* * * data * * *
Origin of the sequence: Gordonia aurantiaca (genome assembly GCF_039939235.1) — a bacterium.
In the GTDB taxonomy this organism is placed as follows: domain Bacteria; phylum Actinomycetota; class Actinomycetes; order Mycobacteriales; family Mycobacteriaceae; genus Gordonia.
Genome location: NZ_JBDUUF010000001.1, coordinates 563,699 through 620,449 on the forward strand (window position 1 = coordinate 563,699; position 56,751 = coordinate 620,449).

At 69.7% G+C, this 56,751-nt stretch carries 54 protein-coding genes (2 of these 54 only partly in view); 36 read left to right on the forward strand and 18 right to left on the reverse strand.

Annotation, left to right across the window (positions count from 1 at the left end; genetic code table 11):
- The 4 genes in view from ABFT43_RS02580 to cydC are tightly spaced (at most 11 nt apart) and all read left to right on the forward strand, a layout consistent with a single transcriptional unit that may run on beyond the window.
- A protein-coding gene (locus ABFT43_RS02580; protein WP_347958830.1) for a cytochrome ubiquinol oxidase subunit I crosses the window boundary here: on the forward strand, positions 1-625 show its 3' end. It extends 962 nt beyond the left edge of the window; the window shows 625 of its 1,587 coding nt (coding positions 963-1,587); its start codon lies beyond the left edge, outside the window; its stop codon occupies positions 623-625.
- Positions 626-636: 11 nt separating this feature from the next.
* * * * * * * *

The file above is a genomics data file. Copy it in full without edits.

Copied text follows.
Origin of the sequence: Gordonia aurantiaca (genome assembly GCF_039939235.1) — a bacterium.
In the GTDB taxonomy this organism is placed as follows: domain Bacteria; phylum Actinomycetota; class Actinomycetes; order Mycobacteriales; family Mycobacteriaceae; genus Gordonia.
Genome location: NZ_JBDUUF010000001.1, coordinates 563,699 through 620,449 on the forward strand (window position 1 = coordinate 563,699; position 56,751 = coordinate 620,449).

At 69.7% G+C, this 56,751-nt stretch carries 54 protein-coding genes (2 of these 54 only partly in view); 36 read left to right on the forward strand and 18 right to left on the reverse strand.

Annotation, left to right across the window (positions count from 1 at the left end; genetic code table 11):
- The 4 genes in view from ABFT43_RS02580 to cydC are tightly spaced (at most 11 nt apart) and all read left to right on the forward strand, a layout consistent with a single transcriptional unit that may run on beyond the window.
- A protein-coding gene (locus ABFT43_RS02580; protein WP_347958830.1) for a cytochrome ubiquinol oxidase subunit I crosses the window boundary here: on the forward strand, positions 1-625 show its 3' end. It extends 962 nt beyond the left edge of the window; the window shows 625 of its 1,587 coding nt (coding positions 963-1,587); its start codon lies beyond the left edge, outside the window; its stop codon occupies positions 623-625.
- Positions 626-636: 11 nt separating this feature from the next.